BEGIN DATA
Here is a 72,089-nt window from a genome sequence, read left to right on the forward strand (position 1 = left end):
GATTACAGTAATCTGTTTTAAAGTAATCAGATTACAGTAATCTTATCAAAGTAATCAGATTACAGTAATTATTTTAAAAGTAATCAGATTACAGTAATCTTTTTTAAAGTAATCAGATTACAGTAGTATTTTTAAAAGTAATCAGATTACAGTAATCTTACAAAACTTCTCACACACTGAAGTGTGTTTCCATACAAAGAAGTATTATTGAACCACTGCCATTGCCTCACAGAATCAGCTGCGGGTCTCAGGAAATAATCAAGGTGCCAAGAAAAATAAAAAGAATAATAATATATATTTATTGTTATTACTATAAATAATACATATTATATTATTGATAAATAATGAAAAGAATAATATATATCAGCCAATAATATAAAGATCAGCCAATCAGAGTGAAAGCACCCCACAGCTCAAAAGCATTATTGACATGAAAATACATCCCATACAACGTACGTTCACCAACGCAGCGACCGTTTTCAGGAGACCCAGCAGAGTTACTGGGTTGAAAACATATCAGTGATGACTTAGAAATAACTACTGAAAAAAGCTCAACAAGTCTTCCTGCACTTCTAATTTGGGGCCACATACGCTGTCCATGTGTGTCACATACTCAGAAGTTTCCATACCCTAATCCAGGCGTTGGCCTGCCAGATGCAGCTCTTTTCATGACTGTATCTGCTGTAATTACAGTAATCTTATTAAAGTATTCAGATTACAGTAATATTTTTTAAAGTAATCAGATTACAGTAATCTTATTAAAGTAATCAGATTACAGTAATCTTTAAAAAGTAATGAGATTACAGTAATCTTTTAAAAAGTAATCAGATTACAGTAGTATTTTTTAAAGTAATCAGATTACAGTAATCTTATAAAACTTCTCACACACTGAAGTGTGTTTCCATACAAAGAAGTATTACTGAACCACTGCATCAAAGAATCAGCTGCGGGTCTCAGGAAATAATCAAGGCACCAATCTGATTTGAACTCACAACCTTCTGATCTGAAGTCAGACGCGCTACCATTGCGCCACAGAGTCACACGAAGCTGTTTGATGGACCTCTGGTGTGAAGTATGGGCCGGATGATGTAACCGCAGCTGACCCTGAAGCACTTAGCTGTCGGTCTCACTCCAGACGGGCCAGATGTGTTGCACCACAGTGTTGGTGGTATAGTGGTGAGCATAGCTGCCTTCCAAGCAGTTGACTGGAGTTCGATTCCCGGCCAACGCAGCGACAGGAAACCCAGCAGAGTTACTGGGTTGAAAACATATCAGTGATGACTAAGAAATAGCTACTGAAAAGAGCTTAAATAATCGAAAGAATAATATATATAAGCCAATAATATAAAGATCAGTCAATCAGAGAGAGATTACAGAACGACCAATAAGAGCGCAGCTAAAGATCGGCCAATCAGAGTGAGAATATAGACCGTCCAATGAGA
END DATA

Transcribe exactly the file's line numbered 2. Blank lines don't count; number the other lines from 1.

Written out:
GATTACAGTAATCTGTTTTAAAGTAATCAGATTACAGTAATCTTATCAAAGTAATCAGATTACAGTAATTATTTTAAAAGTAATCAGATTACAGTAATCTTTTTTAAAGTAATCAGATTACAGTAGTATTTTTAAAAGTAATCAGATTACAGTAATCTTACAAAACTTCTCACACACTGAAGTGTGTTTCCATACAAAGAAGTATTATTGAACCACTGCCATTGCCTCACAGAATCAGCTGCGGGTCTCAGGAAATAATCAAGGTGCCAAGAAAAATAAAAAGAATAATAATATATATTTATTGTTATTACTATAAATAATACATATTATATTATTGATAAATAATGAAAAGAATAATATATATCAGCCAATAATATAAAGATCAGCCAATCAGAGTGAAAGCACCCCACAGCTCAAAAGCATTATTGACATGAAAATACATCCCATACAACGTACGTTCACCAACGCAGCGACCGTTTTCAGGAGACCCAGCAGAGTTACTGGGTTGAAAACATATCAGTGATGACTTAGAAATAACTACTGAAAAAAGCTCAACAAGTCTTCCTGCACTTCTAATTTGGGGCCACATACGCTGTCCATGTGTGTCACATACTCAGAAGTTTCCATACCCTAATCCAGGCGTTGGCCTGCCAGATGCAGCTCTTTTCATGACTGTATCTGCTGTAATTACAGTAATCTTATTAAAGTATTCAGATTACAGTAATATTTTTTAAAGTAATCAGATTACAGTAATCTTATTAAAGTAATCAGATTACAGTAATCTTTAAAAAGTAATGAGATTACAGTAATCTTTTAAAAAGTAATCAGATTACAGTAGTATTTTTTAAAGTAATCAGATTACAGTAATCTTATAAAACTTCTCACACACTGAAGTGTGTTTCCATACAAAGAAGTATTACTGAACCACTGCATCAAAGAATCAGCTGCGGGTCTCAGGAAATAATCAAGGCACCAATCTGATTTGAACTCACAACCTTCTGATCTGAAGTCAGACGCGCTACCATTGCGCCACAGAGTCACACGAAGCTGTTTGATGGACCTCTGGTGTGAAGTATGGGCCGGATGATGTAACCGCAGCTGACCCTGAAGCACTTAGCTGTCGGTCTCACTCCAGACGGGCCAGATGTGTTGCACCACAGTGTTGGTGGTATAGTGGTGAGCATAGCTGCCTTCCAAGCAGTTGACTGGAGTTCGATTCCCGGCCAACGCAGCGACAGGAAACCCAGCAGAGTTACTGGGTTGAAAACATATCAGTGATGACTAAGAAATAGCTACTGAAAAGAGCTTAAATAATCGAAAGAATAATATATATAAGCCAATAATATAAAGATCAGTCAATCAGAGAGAGATTACAGAACGACCAATAAGAGCGCAGCTAAAGATCGGCCAATCAGAGTGAGAATATAGACCGTCCAATGAGA